i think share holders should be able to be on the board just by puting in a propusal and stating why they feel they would be good for the company and what they feel the company needs and how to get there,the CEO should have a 50% say if that person should be voted in and the other 50% should be by share holders votes, if there are 6 seats ,there should be 12 people running,also they should not give away shares to people on the board to sway board member into voting a certain way,but the company should at lest pay for travel and loding to board members and a notice of what board members voted on and get share holders responds by way of e-mail,if its good share prices should rise,and vice versa, more of everyone is involved which makes everyone feel they have some say in what goes on in the company

  • Report this Comment On October 04, 2009, at 11:04 AM, pa1vette wrote:

    I don't understand where we are supposed to get the information to know who is and who isn't a good or prospective board member. Help?

  • Report this Comment On October 05, 2009, at 1:03 AM, globalsailor wrote:

    Companies should have their entire board shareholder approved but directors should be allowed to have as long as ten year terms. This makes the most sense because that's how long a business cycle is.

  • Report this Comment On October 05, 2009, at 8:42 AM, pkt005a wrote:

    Long terms and staggered elections are fine by me. It avoids short term gaming. Majority election rules seem like a no brainer 'yes' to me. Thanks Fools, I was unaware of that critical detail.

  • Report this Comment On October 09, 2009, at 2:24 PM, skat5 wrote:

    Annual elections of all board members could improve accountability but it might result in sudden shifts that would be counter-productive for long-term management. This might need to be balanced by weighting shares by length held, as one of the options proposes. However, that could be devilishly hard to administer. One could argue that is what computers are for, but then we return to the lack of transparency issue when most investors discover they cannot tell if there vote counts. So you might want to keep it pretty simple: if you have held shares long enough to be taxed at a long-term capital gain rate, then you get to vote. Otherwise, you don't. And will we ban the issuance of non-voting stock or different flavors of stock that have different voting rights.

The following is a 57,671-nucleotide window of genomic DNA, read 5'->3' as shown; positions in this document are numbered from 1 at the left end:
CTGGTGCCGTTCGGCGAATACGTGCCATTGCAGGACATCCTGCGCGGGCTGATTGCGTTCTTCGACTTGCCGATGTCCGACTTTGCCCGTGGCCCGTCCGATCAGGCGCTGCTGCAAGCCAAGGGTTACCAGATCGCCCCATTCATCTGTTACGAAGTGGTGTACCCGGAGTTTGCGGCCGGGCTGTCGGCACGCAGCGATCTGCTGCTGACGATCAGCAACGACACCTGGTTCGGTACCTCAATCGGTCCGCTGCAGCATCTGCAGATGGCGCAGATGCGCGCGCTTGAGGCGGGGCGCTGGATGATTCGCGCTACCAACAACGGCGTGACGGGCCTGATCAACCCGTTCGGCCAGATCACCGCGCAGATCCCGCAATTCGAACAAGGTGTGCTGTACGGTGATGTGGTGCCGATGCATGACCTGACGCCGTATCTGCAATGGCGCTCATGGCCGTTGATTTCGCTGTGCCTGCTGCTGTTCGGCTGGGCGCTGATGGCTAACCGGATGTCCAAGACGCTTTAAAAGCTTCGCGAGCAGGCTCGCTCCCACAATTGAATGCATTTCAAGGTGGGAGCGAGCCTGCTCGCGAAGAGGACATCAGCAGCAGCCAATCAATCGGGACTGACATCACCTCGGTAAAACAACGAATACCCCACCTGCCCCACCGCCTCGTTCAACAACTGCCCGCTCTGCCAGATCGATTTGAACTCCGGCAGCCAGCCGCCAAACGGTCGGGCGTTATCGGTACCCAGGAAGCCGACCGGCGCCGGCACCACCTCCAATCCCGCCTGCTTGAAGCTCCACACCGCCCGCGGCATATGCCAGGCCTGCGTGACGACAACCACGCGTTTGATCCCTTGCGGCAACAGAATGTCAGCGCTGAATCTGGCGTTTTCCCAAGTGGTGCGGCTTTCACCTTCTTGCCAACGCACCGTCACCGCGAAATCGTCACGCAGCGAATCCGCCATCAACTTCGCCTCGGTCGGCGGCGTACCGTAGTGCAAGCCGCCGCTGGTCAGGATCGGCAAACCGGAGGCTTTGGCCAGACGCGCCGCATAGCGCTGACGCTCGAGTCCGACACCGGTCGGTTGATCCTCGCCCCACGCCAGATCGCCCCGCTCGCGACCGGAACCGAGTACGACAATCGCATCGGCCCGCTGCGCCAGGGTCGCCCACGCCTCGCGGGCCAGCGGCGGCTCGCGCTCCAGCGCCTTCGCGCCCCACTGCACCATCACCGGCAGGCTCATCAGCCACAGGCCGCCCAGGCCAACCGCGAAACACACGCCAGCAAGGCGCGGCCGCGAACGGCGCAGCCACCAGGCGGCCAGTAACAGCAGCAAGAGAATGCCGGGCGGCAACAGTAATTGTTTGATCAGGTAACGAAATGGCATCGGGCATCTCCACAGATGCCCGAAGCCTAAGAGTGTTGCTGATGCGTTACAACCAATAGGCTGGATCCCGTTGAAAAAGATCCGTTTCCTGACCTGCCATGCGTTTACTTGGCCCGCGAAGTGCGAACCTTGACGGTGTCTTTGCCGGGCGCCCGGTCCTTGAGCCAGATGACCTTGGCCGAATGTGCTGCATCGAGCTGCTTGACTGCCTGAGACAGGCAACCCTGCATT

What about mutual funds, the elephant in the room. Can inverstors in mutual funds vote for some general guidance of what their fund votes for on the proxy ballots it receives? For all that money they suck up, it would be nice if the fund management actually took a more active interest in voting for better corporate governance.

  • Report this Comment On October 09, 2009, at 6:16 PM, haywool wrote:

    Staggered elections for board members is a way to keep "experienced" members on a board while introducing new members to the business. However, what ever happened to "one owner=one vote"? I would like to have my vote count just as much as yours no matter how many shares you own. If I own only 10 shares to your 5000 shares, then my knowledge should count just as much as your knowledge. Our individual votes should count no more and no less than any board member or mutual fund or Warren Buffett or retirement fund or what ever single entity that owns shares no matter how many shares. A single holder of shares gets a single vote.


    Rich (haywool)

  • Report this Comment On October 09, 2009, at 8:41 PM, fromunder wrote:

    and i think there should be more effort put forth to give shareholders a more thorough bio of potential board members